History of Vóden
In 2015, Marguerite Lersteau and David Sévérac got to know each other musically through sessions where they played their two cousin instruments together: the nyckelharpa and the hurdy-gurdy.
Both coming from the world of traditional dance music, they exchange a repertoire of mazurkas, scottish, waltzes, bourrées, ronds de St Vincent, ...
They also quickly shared a common attraction to the music of the Mediterranean area and the Balkans, drawing on the same influences as the projects of the Chemirani family, the projects of the multi-instrumentalist Éfrén López and the numerous recordings of music from Turkey, Greece and Bulgaria.
Since 2017, Marguerite has been interested in studying Swedish and Norwegian dance music and has been taught by Eléonore Billy on several occasions.
In the spring of 2018, David and Marguerite expressed a desire to bring together their Scandinavian and Balkan influences in a single repertoire. Vóden was born and gave its first concert in the summer of the same year.
Today their aesthetics are expanded with the addition of sung pieces, and played in Bulgarian and Anatolian kavals.
Hurdy Gurdy, bulgarian and anatolian Kavals
Marguerite Lersteau was born in the heart of the Vendée bocage. She began singing at a very early age, learning by mimetism. She began playing folk guitar on her own when she turned 18 and develops guitar-vocal-harmonica compositions in the folk style of the 70s.
At the same time, she discovered traditional music through dancing and learning to play the fiddle. Moved by its unifying and popular character, she spent two years learning the traditional Vendée repertoire from Maxime Chevrier - by oral transmission - and frequented dance classes and folk dances in order to link music, rhythm and movement.
It was in 2012 that she tried out a nyckelharpa for the first time.( a bowed fiddle from 14th century). Won over by its sound and complex construction, she acquired her own instrument in 2014. It wasn't until 2016 that she took her first group course under the guidance of Éléonore Billy. Her passion for the nyckelharpa repertoire - the Swedish repertoire - really took off in 2017, when she took part in a more little group course led by Éléonore Billy. In 2018, she received a 10-day companionship grant from Éléonore, awarded by the FAMDT and Adami.
Today, she is committed to perfecting her style and training in Swedish dance and dance music repertoires, particularly through the teaching of the accordion player Martin Coudroy and - online- that of Swedish violinist Mia Marine.
Keenly aware of the traditional music of the Balkans, she has taken part in various master classes led by Henri Agnel, Efrén López, Isabelle Courroy, Kelly Thoma and Emmanuel Frin, studying the rhythms, scales, ornamentation and style of the repertoires of Turkey, Greece, Crete and Bulgaria. She was one of the musicians on stage during the concert by Kelly Thoma and her guests at the Eurofonik 2023 festival.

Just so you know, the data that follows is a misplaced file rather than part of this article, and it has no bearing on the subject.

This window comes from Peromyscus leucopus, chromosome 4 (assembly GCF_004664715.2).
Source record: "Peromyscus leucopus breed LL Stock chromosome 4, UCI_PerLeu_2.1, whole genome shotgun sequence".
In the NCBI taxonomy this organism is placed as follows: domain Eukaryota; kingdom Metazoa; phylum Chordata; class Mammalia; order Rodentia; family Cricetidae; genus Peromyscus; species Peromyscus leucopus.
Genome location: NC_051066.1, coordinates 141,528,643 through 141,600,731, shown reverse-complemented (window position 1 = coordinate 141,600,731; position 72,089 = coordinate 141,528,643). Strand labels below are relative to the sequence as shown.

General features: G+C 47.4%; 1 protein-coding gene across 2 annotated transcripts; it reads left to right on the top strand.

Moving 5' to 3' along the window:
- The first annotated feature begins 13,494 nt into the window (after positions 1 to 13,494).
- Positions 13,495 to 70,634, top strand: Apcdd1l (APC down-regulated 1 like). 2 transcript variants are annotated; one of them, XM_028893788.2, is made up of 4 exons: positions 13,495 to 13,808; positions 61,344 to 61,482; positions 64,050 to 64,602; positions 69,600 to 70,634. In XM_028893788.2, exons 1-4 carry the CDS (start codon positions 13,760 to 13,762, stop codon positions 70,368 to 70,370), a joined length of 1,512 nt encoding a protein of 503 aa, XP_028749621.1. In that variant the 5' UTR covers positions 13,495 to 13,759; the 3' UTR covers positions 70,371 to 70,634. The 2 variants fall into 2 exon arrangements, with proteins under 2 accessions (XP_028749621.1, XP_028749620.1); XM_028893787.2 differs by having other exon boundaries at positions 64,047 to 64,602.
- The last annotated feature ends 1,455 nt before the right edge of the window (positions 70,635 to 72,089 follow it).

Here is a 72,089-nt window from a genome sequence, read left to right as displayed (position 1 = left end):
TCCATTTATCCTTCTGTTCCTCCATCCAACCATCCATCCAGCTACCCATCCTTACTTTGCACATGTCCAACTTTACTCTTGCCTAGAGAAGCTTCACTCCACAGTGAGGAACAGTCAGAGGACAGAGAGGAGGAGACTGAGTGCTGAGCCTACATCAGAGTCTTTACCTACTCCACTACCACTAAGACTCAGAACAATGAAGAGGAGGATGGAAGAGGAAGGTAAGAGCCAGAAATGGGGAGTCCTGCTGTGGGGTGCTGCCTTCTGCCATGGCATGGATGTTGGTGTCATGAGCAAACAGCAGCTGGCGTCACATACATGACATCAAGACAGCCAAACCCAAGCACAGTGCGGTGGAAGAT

She was also introduced to the Turkish klasik kemençe with Chrysanthi Gkika, and the Turkish saz with Engin Atabay. But it's learning the Cretan lyra that's catching her attention today.
She has practised Turkish singing with Veka Aller and through classes led by Eléonore Fourniau, and has been introduced to Swedish singing with the Kongero vocal ensemble and the singer Anna Wikénius.
In her third year of learning Swedish on her own, she loves the music of languages in general and is very keen to analyse different accents and melismas found in the repertoires she sings.
She is an integral part of several other projects, including the quintet Soñj (Western early music and Eastern early and popular music) and the sextet Vilaine (Polyphonic songs for dance in various regional languages of France)
David Sévérac grew up at the foot of the Montagne Noire, in the Tarn region of France, and began her musical journey at the age of 8, studying the piano.
In 2005, he discovered the world of traditional music by taking lessons in Middle Eastern percussion (derbouka, riqq and bendir).
At the same time, he attended Occitan balètis and discovered the hurdy-gurdy. In May 2008, he began to learn with Pascal Jaussaud, fascinated by the 3-in-1 nature of the instrument - melody, drone and rhythm. He went on to study with Pascal Lefeuvre, Gregory Jolivet and Romain Baudouin.
In 2014, he joined the Kreiz Breizh Akademi #5 collective, a course dedicated to the study of modal music and lead by Erik Marchand in Central Brittany. During this training, he benefited from the learning of numerous contributors and was introduced to Egyptian music by visiting the musicians of Egyptian Project (Sayed Eman, Salama Metwally, Ragab Sadek). There he discovered the kawala - the traditional Egyptian oblique ﬂute.
The KBA#5 collective will then take to the stage with their show 5ed Round during two years.
Attracted by the sound of oblique ﬂutes and wind instruments specific to the Balkans, he has been training regularly since 2018 to play the ﬂûte
kaval. Mainly with Isabelle Courroy and through the Bulgarian and Anatolian repertoires.
In 2022, he received a companionship grant from FAMDT and Adami to study for ten days with Isabelle in private lessons. In 2023, he will also travel to Bulgaria for private kaval lessons with Kiril Belezhkov.
Since December 2021, he has also been studying the gaïda (Bulgarian bagpipes) with Emmanuel Frin - with whom he also regularly attends master classes on the Bulgarian style of playing - out of an interest in the instrument's timbre and to expand his knowledge of the Bulgarian repertoire. He also took private lessons in Bulgaria with Kostadin Atanasov in 2023.
Throughout his career, he has also honed his skills with musicians such as Eléonore Fourniau, Mehmet Salih Inan, Henri Agnel, Efrén López, Laurent Clouet, Bénédicte Jucquois and Kelly Thoma. He was also one of the musicians on stage at Kelly Thoma's concert and her guests at the Eurofonik 2023 festival.